Data suggests remote consultations are acceptable and convenient to some patients. However, patients and clinicians vary significantly in their preferences for modes of remote consultation. For example, data from south London on mental health consultations suggests lower uptake among older people.

Although current research is addressing some of the research gaps, there is no research on the unintended consequences, harms and equity of the recent rapid shift to remote consultations.

Proposing a service evaluation

The three London ARCs – ARC South London, ARC North Thames and ARC Northwest London – working with the London Academic Health Science Networks (AHSNs), developed this evaluation in response. The service evaluation aims to address the following evidence gaps to inform the adoption of remote consultation or triage in care settings and identify gaps in available data:

  • Efficiencies, as measured by completed care episodes, and inefficiencies, eg duplicated consultations, waiting lists
  • Unintended consequences, eg truncated consultations (where data available), use of unplanned care
  • Inequities in uptake across demographic groups for specific care pathways, with reference to disease severity where data is available

This project seeks to build on the available data, to develop information that can help inform health care practices. Our initial research will focus on mental health and cardiology outpatient pathways.

Aim of the project

This is a mixed-methods study with the overall aim to assess the use of, and experiences with, remote consultations during the Covid-19 pandemic in primary and secondary care on health care pathways in London in cardiology and mental health services and patient outcomes.

Our objectives are to:

  • Map and stratify remote consultations by demographics (age, gender, ethnicity, deprivation) and care pathways, across the comparable north-west and couth London datasets
  • Quantify the proportion of remote consultation (phone, video, e-consultation) that result in no follow up care (‘closed’ consultations) for both physical and mental health conditions
  • Examine associations between patterns in remote and face-to-face consultations and relevant quality and economic metrics, such as repeat appointments, subsequent use of unplanned or crisis secondary care, secondary care waiting list entry, rates of investigations and adverse outcomes during peak and less active phases of Covid-19
  • Examine the above for different conditions (eg, musculoskeletal conditions, dermatology, depression) starting with cardiology and mental health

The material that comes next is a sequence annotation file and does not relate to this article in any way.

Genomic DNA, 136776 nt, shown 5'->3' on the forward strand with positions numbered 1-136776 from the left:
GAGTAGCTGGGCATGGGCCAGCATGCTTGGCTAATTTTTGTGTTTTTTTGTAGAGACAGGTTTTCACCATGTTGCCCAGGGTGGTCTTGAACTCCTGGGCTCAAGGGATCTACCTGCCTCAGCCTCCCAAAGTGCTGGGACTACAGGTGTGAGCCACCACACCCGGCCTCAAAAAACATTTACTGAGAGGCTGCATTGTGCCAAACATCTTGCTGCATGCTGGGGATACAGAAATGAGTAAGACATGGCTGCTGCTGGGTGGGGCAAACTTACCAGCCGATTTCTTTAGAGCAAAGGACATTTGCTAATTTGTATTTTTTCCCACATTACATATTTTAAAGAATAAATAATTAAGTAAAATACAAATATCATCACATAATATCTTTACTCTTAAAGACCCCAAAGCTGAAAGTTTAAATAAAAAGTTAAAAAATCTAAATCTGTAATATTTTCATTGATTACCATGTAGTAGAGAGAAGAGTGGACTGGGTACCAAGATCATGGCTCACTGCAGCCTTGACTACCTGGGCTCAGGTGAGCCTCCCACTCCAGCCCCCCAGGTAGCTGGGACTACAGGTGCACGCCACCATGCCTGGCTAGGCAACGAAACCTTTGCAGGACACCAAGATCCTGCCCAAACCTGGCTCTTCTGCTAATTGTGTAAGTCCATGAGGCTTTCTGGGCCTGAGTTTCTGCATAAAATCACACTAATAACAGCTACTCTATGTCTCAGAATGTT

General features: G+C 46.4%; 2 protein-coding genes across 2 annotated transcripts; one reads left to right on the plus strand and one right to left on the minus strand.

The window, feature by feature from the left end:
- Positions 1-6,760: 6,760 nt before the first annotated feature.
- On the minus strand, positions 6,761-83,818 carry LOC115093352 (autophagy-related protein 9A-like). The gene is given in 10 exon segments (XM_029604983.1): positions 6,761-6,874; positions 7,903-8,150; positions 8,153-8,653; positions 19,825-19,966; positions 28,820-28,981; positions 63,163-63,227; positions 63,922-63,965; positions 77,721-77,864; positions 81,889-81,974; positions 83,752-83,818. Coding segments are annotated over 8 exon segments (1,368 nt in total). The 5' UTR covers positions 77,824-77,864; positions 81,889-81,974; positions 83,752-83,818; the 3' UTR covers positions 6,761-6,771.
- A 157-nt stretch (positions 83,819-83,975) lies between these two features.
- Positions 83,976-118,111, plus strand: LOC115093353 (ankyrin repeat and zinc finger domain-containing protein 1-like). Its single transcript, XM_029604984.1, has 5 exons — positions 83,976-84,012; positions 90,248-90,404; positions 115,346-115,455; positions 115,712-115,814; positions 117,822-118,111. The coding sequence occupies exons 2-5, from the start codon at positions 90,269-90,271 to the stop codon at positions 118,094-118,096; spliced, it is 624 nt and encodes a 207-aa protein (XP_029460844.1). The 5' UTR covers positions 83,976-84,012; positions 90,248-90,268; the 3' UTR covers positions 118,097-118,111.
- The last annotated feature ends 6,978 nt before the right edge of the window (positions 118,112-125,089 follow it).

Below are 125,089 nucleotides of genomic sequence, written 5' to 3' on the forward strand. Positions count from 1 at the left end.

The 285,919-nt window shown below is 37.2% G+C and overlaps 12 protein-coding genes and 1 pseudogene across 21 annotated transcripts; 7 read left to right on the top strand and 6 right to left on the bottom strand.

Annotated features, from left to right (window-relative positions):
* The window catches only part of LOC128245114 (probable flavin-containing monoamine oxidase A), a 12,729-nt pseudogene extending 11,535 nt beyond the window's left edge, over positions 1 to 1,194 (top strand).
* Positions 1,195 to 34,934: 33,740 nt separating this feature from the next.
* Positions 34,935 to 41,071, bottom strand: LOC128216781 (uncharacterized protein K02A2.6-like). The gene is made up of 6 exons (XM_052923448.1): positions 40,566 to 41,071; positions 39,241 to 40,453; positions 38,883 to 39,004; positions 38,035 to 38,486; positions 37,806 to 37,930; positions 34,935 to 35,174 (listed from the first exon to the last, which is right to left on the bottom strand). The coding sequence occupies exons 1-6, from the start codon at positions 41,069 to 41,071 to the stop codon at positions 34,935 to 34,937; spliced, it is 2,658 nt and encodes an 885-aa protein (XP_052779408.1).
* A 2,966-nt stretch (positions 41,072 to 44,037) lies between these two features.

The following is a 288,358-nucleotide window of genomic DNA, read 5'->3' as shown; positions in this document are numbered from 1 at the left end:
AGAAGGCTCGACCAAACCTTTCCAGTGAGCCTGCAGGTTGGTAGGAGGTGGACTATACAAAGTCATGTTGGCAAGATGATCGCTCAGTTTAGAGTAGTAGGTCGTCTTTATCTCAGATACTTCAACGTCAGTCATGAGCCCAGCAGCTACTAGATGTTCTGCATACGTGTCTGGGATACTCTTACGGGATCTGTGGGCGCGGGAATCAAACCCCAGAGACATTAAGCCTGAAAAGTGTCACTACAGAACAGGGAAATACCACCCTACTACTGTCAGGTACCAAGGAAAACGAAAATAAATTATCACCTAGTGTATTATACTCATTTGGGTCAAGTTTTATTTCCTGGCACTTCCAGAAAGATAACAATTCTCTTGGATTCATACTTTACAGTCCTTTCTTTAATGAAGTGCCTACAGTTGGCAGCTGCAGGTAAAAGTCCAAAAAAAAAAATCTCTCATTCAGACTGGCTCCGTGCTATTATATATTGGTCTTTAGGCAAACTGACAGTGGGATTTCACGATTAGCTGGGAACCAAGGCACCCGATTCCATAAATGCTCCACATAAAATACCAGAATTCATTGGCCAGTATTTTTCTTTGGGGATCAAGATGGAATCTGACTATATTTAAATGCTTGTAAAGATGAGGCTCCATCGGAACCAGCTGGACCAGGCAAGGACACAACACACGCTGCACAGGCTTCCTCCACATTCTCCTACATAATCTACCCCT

• Explore the barriers and facilitators to accessing primary and secondary health care during the pandemic, from the perspective of patients and clinicians

Expected benefits

Data on how remote consultations are being used across London will be helpful for health service planning. This will expand the knowledge available and help to establish best practices.

In particular, this research will provide the following outputs:

  • Rapid synthesis of available quantitative data to inform decision making across London, including identifying patient, care pathway and provider factors leading to increased risk of unplanned healthcare use or of dropping out of care pathways following remote consultations
  • Recommendations for refining current monitoring surveys to identify where patients may need additional support
  • Recommendations on how to support patients to access healthcare remotely, particularly for excluded (digitally and otherwise) populations
  • Recommendations on how to support coherent and patient-centred service provision by healthcare providers, including advice on how to implement remote consultations
  • Development of a health informatics collaboration between north-west London and south London including shared data definitions, data dictionaries and shared learning
  • Recommendations for routine data monitoring using cross-sector data and informatics. The aim is to develop a ‘Learning Health System’ for London, where the impacts of future service transformation on service use can be monitored in real time.

This project is funded by the NIHR Beneficial Changes Network.